The gift baskets should be sent to East Lansing, Mich., care of Mark Dantonio.

The sender: commissioner Jim Delany and the rest of the Big Ten Conference.

Michigan State's electric triple-overtime win against Georgia in the Outback Bowl prevented the Big Ten from going 0-for-5 on college football's version of New Year's Day for the second consecutive season. The Spartans erased a 16-point halftime deficit and a 7-point deficit in the final moments of regulation to force overtime. Defensive tackle Anthony Rashad White blocked a Blair Walsh field-goal attempt in the third overtime to seal a 33-30 win, the team's first postseason victory under Dantonio.

[+] EnlargeMichigan State's Kirk Cousins
AP Photo/Chris O'MearaWith Robert Griffin III on the roster, one has to wonder about Kirk Cousins' future in Washington.
You had to be happy for senior quarterback Kirk Cousins, who led the tying drive in the fourth quarter and survived an interception in overtime. The Spartans' defense was brilliant for most of the day, particularly defensive end William Gholston, who had five tackles for loss, two sacks and a fumble recovery.

Just a great moment for Dantonio and the Spartans.

The rest of the league? Not so much.

Nebraska and Ohio State melted down in the second half, Penn State melted down in the first quarter and Wisconsin committed two second-half turnovers to lose a lead against Oregon. The result is a 1-4 ledger for the Big Ten, dropping its bowl record to 3-6 overall.

For the second straight year, Wisconsin lost the Rose Bowl in heart-breaking fashion, as a handful of plays and decisions led to Oregon's victory. Bret Bielema's timeout early in the third quarter when he thought Oregon had crossed the end line before downing the ball in the end zone came back to haunt Wisconsin in the final seconds. The timeout certainly wasn't Bielema's friend in losses to Oregon and Michigan State.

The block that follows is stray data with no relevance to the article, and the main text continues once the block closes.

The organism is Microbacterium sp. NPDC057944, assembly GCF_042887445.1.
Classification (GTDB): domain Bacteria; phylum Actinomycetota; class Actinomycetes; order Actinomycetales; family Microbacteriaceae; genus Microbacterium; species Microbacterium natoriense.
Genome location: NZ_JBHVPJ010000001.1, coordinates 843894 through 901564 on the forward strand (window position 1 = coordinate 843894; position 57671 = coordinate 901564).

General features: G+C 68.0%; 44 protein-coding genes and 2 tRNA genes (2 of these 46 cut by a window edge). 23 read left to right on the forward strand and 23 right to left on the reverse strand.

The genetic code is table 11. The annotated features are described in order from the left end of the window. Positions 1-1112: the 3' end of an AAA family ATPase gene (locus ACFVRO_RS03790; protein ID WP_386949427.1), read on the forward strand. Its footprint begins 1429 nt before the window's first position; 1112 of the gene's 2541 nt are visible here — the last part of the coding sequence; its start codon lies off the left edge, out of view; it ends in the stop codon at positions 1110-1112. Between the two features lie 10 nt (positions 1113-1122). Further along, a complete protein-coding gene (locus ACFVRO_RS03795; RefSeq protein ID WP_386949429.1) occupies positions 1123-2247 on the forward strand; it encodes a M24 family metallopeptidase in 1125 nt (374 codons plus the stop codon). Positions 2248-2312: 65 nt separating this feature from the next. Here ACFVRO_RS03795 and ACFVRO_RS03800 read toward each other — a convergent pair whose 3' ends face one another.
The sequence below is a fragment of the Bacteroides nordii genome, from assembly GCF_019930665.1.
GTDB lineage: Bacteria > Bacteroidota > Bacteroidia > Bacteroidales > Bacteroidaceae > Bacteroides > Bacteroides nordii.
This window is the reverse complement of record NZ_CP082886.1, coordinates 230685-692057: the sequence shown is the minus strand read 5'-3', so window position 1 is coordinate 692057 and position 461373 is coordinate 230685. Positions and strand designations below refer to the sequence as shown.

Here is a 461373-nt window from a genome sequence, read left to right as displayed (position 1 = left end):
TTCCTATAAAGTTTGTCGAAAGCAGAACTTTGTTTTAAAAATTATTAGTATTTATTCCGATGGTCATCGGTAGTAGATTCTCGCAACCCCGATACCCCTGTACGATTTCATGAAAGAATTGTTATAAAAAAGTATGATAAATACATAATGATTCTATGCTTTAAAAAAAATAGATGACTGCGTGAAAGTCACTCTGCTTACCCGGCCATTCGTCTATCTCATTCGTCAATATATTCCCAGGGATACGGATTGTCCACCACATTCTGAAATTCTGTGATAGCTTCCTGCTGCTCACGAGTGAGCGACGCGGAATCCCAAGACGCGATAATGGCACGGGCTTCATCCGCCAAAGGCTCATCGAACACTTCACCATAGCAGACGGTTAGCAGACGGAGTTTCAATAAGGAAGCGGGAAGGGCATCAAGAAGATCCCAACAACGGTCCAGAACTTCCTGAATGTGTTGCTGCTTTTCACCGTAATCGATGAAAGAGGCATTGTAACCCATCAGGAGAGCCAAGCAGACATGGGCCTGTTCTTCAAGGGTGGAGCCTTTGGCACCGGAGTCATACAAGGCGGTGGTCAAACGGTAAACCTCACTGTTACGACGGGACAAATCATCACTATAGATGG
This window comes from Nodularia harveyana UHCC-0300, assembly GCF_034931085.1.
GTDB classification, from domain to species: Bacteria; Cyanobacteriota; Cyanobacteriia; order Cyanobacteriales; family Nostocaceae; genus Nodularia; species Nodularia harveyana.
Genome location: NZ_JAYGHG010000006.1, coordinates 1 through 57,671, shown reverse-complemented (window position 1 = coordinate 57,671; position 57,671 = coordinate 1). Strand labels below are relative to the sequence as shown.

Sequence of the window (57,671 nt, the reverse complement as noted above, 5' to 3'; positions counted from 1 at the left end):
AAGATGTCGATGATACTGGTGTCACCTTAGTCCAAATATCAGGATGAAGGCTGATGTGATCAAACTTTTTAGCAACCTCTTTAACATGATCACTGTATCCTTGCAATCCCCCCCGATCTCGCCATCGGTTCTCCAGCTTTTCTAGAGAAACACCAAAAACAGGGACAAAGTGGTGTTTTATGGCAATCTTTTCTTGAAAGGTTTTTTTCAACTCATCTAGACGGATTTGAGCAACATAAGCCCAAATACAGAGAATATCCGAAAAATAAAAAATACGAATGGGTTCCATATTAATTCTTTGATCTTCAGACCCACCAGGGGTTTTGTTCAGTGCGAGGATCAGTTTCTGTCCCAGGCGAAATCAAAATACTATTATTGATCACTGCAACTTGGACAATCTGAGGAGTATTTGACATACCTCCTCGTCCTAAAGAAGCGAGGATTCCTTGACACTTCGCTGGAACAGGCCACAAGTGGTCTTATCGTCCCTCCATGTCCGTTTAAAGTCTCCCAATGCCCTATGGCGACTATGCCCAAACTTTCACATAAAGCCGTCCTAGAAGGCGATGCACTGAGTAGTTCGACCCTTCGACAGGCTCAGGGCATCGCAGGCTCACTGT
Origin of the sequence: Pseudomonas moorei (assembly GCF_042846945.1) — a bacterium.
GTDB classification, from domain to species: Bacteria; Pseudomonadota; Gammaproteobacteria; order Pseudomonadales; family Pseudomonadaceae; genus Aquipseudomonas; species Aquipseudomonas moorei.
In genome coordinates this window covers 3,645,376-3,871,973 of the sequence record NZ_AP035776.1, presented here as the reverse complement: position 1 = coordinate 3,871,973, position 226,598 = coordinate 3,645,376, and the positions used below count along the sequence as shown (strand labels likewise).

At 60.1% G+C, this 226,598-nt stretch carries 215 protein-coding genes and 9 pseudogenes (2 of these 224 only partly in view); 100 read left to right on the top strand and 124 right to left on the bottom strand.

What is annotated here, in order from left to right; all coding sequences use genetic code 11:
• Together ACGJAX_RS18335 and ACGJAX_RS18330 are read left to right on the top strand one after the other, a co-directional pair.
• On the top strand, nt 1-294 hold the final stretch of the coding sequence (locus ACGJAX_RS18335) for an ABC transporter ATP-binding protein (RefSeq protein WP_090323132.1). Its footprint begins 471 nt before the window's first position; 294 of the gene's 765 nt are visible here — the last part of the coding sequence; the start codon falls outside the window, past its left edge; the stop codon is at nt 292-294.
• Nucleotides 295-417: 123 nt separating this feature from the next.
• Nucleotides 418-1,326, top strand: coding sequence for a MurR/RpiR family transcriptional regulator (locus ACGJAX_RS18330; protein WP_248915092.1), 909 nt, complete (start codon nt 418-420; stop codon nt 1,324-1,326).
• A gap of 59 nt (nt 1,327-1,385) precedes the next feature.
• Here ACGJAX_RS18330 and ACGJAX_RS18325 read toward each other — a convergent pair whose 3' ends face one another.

In the fourth quarter, Wisconsin's offense finally recaptured its big-play ability on a long pass to receiver Jared Abbrederis, who fumbled the ball away, the lone blemish on his otherwise masterful day.

The game ended with a questionable decision to spike the ball with only 2 seconds left and a winding clock. Very hard to do. And a hard way to lose.

The Big Ten now has won only one Rose Bowl since Wisconsin's back-to-back wins in the 1999 and 2000 games.

The league's bowl season wraps up Tuesday with Michigan going against Virginia Tech in the Allstate Sugar Bowl.

A few thoughts on the day:

  • Special teams played a huge role for Big Ten teams. While Michigan State blocked a field goal to win its game, the all-important third phase hurt the Big Ten teams more than it helped. Ohio State's kicking-game breakdowns led to two Florida touchdowns, a kickoff return and a blocked punt returned for a touchdown. Nebraska, arguably the Big Ten's top special-teams squad during the season, had a miserable day in the kicking game, as South Carolina returned a blocked extra-point try for two points and Huskers' All-Big Ten kicker Brett Maher missed a short field-goal attempt early in the third quarter. Even Michigan State had a special-teams breakdown in its win, as Georgia's Brandon Boykin scooted 92 yards for a touchdown on a kick return late in the first half. Wisconsin had a strong special teams performance against Oregon.
  • Penalties also were a theme for the five Big Ten squads. Nebraska drew 10 flags in its loss and star cornerback Alfonzo Dennard was ejected for fighting with Gamecocks receiver Alshon Jeffery (also ejected). Michigan State received eight penalties in its win against Georgia, and Penn State drew six penalties, one above its season average.
  • Nebraska thoroughly outplayed South Carolina in the first half and had to be beside itself following the Hail Mary touchdown pass from Connor Shaw to Jeffery with no time left. After a good drive to begin the second half ended in the Maher missed field-goal try, the Huskers were done. They melted down in the final 25 minutes, drawing seven penalties. This is a mostly young team that should improve in some areas for 2012, although the Legends Division figures to be tough once again.